Never a truer word was said. That’s why it frustrates me that many charities and NGOs - who are in a prime position to really make a difference - often don’t make good use of the money they do have.
I think the key is to get people helping themselves - getting communities involved in and enthused by new projects - and there are many different ways to do that. Once you get people really interested, and believing that something’s going to work, they’ll usually fund themselves (if that something is available at the right price). Poor people do actually have money, but they’re overly cautious about spending on things other than necessities. The organisations which are most successful at this sort of thing tend to keep a low profile; Helvetas are very, very good at what they do, but most people have probably never heard of them. I was reading an article the other day about a university student - just her, and a gaggle of volunteers - who has managed to promote composting toilets in Haiti. It’s an utter disgrace that all those NGOs, awash with cash after the earthquake, didn’t do this in the first instance. It’s a completely obvious solution given Haiti’s demographics, economy, and environmental situation.
Anyway, I instinctively mistrust organisations that have lots of promotional pictures of white people giving stuff to smiling black kids.
Well … yes and no. Japan’s misfortune really was a statistical outlier; one of those one-in-a-few-centuries events. The Japanese do at least try to take account of the things nature does, where Americans seem to think nature ought to take account of them. Building dense collections of balsawood homes in a country that gets regularly hit by hurricanes is probably not a smart design decision.
“Price” acquires complicated meanings when you’re talking about homes. If the design life of the building is 100 years, then the initial construction cost is a fairly minor issue. You can build a state-of-the-art everything-proof building for perhaps US$20K. Even poor people can afford this, with a little creative financing. This has been done as a proof-of-concept by (for example) the Dept. of Architecture at the University of Kassel, in co-operation with local charities in South America. But it’s awfully hard to get things like this rolled out on a big scale, because the people who control big funding - governments and huge NGOs - often know next-to-nothing about what’s available, what works, and what can be done at low cost. They’re also far more focused on giving stuff away - which obviously has limits - rather than introducing commercially-viable changes that are self-sustaining.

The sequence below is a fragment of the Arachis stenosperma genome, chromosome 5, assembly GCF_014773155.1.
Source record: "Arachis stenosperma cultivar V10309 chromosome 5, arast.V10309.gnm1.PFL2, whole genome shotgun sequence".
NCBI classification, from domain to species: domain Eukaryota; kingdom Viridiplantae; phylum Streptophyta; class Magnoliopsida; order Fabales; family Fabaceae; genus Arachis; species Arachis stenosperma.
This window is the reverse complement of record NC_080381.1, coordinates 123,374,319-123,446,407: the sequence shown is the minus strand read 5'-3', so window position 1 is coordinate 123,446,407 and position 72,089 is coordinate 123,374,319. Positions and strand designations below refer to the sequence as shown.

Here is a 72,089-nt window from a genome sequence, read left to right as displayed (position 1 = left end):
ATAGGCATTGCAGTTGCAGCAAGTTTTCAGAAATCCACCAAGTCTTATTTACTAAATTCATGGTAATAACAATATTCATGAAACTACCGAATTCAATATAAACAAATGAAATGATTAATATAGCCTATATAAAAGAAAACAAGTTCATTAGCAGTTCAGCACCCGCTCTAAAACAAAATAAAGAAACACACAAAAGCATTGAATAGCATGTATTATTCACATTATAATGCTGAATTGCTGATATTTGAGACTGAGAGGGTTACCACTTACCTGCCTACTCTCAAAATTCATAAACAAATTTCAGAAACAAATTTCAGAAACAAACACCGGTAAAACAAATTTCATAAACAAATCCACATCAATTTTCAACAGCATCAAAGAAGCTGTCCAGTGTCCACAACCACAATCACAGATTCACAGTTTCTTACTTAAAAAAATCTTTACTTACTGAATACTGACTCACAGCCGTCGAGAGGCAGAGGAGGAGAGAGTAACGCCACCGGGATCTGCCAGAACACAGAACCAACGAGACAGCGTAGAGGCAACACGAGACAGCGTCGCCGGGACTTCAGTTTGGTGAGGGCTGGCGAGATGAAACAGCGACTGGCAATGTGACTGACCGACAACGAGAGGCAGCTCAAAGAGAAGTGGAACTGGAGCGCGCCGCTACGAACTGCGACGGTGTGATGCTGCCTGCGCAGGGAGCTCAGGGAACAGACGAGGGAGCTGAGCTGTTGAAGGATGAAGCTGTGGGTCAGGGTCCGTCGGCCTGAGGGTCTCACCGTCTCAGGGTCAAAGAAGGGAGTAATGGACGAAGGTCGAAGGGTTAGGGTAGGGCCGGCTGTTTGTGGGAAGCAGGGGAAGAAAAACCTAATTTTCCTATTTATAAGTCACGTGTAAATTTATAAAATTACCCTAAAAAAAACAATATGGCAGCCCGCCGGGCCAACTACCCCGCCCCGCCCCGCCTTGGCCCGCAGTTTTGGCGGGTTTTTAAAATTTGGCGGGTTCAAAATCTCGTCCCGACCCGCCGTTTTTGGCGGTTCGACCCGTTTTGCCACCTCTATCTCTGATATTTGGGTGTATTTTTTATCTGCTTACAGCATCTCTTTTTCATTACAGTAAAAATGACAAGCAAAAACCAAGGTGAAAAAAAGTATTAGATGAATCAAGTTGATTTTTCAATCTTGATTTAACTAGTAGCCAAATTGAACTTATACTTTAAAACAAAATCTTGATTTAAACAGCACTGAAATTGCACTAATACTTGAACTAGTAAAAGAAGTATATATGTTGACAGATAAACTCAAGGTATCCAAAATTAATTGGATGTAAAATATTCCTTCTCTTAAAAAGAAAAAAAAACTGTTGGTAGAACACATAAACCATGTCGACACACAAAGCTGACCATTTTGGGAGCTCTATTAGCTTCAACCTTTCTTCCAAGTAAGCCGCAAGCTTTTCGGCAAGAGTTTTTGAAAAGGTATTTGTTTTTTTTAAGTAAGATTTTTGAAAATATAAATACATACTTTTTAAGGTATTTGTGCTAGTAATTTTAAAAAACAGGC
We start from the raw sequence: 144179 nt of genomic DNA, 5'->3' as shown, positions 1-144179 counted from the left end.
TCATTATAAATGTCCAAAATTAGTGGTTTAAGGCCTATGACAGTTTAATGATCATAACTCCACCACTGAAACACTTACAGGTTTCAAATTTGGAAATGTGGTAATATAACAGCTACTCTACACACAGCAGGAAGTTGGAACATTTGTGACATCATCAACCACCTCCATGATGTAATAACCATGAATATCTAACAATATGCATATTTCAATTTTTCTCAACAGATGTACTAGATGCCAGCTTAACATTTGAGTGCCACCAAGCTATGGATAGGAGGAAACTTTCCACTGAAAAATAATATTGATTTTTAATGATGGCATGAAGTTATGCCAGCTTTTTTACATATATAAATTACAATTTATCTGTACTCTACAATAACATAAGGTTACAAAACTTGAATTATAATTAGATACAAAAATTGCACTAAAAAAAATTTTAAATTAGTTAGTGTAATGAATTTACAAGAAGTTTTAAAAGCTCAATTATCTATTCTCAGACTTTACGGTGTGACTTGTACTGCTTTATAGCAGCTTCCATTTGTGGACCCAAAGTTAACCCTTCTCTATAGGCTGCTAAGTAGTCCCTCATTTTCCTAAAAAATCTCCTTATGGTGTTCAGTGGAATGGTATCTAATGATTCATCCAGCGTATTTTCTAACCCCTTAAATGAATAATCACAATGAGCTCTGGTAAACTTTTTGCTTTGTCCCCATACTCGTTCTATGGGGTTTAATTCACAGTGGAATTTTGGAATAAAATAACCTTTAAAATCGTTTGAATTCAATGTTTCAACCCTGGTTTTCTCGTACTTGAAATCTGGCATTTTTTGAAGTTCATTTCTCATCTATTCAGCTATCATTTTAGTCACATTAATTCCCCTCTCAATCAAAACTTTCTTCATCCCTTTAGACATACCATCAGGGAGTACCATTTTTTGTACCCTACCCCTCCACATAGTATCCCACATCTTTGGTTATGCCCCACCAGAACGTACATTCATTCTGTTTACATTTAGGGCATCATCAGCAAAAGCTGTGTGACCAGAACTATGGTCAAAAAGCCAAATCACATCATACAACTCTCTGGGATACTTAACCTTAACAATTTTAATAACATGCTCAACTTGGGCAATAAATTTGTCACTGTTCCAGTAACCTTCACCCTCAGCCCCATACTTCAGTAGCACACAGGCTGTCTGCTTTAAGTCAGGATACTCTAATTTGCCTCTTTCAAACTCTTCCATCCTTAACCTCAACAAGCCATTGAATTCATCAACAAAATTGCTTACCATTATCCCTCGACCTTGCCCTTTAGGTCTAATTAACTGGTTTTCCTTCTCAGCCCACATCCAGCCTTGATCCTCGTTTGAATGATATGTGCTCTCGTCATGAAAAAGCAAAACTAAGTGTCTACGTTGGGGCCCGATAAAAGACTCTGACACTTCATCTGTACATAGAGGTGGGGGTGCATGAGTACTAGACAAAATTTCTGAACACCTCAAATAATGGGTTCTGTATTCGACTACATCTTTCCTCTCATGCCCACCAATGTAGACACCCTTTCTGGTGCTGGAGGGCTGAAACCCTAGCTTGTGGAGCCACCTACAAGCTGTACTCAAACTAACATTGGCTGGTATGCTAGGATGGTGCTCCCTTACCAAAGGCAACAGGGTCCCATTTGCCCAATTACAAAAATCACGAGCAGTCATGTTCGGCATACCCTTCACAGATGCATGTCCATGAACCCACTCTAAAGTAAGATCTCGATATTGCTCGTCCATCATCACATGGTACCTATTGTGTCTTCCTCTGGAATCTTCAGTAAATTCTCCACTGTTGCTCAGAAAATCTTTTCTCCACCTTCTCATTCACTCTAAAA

The Philippines is a classic example of a country where problems are mostly self-inflicted. They’re in love with concrete, and they pour it everywhere. They think it’s “modern”. They have absolutely no clue how to use it. So, for example, you’ve got Manila, which is essentially a huge flat concrete carpark, that floods every single monsoon. A city like would be just fine in (say) New Mexico, but If you have a monsoon climate, and you seal the ground watertight, it will flood. It’s inevitable. Similarly, around Tarlac city, people are building houses and farms on a floodplain … which, erm, get flooded. All the time. So why attempt to do that? If you know a place is permanently waterlogged, use it for industries that can make use of waterlogging. There are dozens of food plants that would grow well there. Carabao and pigs love wallowing. Make some ponds; farm fish. The economic opportunities are endless, but people ignore them and try to do something completely inappropriate instead.
Hard to tell. An interesting article here which pretty much sums up my thoughts on the subject:
acrowinghen.com/2011/06/10/thoug … onsorship/
Basically, I take a rather dim view of educating the natives. In general, this takes the form of herding kids into a concrete box and making them rote-memorize a bunch of irrelevant facts. It has the superficial form of education, but it’s missed the basic point - which is to provide a child with useful knowledge and prepare him/her for the reality of adulthood. IMO it would be better to do it by way of apprenticeships: kids in poor countries are invariably used as cheap labour, so if they could be co-opted into organisations which teach them a whole bunch of practical skills (and associated academic knowledge, where appropriate) they’d have a far better chance of making a good life for themselves. For example, farming is big in the boondocks, so why not teach them how to farm properly? Along the way, you’d end up explaining some maths, science, foreign languages, communication skills, management skills, etc … not to mention a few really important things, like respect for nature and man’s place within it.